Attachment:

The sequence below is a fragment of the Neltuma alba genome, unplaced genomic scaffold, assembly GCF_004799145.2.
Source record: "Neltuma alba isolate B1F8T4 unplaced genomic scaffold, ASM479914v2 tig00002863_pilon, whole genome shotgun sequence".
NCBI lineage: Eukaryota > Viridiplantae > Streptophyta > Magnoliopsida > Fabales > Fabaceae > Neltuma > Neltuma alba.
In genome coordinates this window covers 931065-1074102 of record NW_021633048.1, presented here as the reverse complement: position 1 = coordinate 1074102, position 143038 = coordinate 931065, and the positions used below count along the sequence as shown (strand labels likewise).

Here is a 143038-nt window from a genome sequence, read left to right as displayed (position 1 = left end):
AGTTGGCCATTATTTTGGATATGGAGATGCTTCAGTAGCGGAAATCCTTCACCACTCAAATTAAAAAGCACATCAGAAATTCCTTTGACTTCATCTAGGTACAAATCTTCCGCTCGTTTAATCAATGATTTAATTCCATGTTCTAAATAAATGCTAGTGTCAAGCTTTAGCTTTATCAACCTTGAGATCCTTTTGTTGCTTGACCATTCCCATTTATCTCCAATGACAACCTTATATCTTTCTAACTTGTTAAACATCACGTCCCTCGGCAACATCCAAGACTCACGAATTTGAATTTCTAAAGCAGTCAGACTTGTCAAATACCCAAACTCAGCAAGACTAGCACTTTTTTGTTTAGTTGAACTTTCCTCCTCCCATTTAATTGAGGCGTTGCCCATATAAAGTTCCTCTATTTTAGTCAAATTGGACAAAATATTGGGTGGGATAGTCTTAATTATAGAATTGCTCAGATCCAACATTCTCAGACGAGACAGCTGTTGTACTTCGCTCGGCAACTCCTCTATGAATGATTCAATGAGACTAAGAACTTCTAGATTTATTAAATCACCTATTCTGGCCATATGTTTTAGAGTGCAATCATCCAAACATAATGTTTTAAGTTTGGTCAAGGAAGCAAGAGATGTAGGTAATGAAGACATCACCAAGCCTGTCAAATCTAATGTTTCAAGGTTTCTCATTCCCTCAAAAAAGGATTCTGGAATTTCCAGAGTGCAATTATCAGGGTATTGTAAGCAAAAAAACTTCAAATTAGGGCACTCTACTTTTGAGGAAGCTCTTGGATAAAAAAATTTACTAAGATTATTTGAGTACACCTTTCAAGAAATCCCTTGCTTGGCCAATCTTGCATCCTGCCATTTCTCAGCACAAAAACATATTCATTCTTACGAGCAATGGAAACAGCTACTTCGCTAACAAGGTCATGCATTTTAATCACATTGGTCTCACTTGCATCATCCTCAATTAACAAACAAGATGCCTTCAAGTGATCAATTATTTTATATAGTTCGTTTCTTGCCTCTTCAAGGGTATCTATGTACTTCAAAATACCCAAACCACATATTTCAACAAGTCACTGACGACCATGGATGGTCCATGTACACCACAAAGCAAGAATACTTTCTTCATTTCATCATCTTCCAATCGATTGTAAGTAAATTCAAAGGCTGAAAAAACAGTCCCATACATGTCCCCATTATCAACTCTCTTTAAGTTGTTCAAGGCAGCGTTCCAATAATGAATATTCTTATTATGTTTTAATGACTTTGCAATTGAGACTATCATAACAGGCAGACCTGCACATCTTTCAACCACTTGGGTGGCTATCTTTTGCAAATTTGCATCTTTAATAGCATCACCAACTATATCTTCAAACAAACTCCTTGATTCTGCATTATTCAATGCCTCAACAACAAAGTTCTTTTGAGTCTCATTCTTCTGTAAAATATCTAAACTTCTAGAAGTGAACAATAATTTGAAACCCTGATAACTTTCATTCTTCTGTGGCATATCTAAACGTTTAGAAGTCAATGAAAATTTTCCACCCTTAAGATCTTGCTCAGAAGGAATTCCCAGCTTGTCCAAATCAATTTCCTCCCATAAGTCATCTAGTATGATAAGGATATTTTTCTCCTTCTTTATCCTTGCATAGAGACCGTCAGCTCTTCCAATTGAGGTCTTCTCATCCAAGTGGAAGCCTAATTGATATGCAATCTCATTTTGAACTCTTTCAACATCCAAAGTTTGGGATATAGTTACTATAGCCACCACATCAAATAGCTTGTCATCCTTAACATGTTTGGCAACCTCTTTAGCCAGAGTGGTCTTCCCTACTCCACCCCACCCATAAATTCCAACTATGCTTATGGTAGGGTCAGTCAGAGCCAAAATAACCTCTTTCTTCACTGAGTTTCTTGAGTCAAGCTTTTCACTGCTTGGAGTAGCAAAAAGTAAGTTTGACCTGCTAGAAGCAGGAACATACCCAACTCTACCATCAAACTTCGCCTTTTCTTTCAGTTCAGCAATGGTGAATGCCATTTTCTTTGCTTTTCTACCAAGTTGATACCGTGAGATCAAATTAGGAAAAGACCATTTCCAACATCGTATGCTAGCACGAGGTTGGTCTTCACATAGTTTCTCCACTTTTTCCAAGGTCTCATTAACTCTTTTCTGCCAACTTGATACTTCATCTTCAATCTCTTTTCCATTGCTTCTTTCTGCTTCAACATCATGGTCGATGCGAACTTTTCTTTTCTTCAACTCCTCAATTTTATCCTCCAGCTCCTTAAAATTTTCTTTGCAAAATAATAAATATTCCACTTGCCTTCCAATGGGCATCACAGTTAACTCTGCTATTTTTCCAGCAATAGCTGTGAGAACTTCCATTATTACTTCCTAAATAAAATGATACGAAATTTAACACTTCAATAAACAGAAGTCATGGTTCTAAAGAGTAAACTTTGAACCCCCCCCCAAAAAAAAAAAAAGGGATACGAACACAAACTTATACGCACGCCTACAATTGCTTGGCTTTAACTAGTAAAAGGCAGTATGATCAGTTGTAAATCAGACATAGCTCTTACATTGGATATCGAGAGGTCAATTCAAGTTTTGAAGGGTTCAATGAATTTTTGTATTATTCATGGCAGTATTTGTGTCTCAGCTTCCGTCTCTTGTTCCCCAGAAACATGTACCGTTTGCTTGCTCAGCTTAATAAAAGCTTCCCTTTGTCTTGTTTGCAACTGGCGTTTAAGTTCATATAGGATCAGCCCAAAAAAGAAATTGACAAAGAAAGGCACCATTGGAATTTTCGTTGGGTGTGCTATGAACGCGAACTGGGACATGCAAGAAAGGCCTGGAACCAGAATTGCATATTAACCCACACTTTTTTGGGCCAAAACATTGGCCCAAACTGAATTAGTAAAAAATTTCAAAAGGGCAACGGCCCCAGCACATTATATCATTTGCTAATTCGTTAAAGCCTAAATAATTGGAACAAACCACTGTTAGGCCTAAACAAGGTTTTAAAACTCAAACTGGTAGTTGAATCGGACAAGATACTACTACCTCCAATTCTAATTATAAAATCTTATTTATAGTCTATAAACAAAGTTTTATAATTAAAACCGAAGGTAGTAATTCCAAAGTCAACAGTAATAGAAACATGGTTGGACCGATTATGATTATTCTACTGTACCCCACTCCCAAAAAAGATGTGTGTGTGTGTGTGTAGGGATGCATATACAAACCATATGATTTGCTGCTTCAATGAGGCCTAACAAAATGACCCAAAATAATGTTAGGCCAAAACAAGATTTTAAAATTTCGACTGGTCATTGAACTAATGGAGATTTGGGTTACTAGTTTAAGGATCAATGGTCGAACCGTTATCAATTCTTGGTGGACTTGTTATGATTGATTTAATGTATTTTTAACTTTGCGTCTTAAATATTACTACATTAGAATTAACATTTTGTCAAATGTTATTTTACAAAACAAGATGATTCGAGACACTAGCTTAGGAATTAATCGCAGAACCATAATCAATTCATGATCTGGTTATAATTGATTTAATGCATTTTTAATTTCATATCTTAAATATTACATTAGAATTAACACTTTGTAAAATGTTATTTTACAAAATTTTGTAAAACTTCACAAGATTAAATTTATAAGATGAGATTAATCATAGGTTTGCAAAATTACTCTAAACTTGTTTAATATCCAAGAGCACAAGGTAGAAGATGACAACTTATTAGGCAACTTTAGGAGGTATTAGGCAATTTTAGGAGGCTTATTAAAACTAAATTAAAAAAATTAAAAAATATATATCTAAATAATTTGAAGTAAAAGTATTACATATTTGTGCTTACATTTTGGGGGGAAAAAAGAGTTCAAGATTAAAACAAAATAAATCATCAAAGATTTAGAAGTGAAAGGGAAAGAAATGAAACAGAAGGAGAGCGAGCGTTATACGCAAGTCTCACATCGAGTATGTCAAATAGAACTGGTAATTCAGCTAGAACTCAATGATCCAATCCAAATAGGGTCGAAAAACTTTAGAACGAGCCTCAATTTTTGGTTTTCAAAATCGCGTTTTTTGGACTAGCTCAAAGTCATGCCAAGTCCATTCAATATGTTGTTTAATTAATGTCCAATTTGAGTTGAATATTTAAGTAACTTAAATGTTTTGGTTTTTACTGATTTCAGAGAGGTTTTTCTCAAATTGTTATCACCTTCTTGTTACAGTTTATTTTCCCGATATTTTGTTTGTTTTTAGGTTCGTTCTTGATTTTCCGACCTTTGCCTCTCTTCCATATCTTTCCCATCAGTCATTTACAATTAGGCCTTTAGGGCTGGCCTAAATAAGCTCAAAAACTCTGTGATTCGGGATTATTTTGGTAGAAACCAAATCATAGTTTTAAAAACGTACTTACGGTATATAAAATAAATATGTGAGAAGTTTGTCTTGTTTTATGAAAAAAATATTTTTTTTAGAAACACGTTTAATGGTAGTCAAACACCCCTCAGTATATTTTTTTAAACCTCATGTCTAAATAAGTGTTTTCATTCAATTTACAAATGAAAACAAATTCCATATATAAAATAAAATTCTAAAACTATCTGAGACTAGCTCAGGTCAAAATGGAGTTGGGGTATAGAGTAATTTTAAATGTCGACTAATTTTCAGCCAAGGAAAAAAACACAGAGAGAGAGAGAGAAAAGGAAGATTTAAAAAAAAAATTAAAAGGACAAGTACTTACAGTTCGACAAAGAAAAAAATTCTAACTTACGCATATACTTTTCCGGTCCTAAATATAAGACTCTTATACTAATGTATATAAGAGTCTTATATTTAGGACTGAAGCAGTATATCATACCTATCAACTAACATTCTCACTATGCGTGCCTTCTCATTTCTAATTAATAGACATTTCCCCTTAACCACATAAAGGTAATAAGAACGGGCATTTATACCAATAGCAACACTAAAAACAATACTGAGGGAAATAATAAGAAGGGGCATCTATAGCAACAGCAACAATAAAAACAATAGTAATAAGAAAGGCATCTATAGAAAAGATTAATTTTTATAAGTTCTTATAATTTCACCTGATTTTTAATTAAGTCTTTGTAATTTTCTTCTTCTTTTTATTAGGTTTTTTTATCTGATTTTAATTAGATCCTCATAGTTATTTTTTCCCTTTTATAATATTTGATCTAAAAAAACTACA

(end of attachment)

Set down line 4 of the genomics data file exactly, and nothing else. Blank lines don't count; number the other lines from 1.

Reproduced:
In genome coordinates this window covers 931065-1074102 of record NW_021633048.1, presented here as the reverse complement: position 1 = coordinate 1074102, position 143038 = coordinate 931065, and the positions used below count along the sequence as shown (strand labels likewise).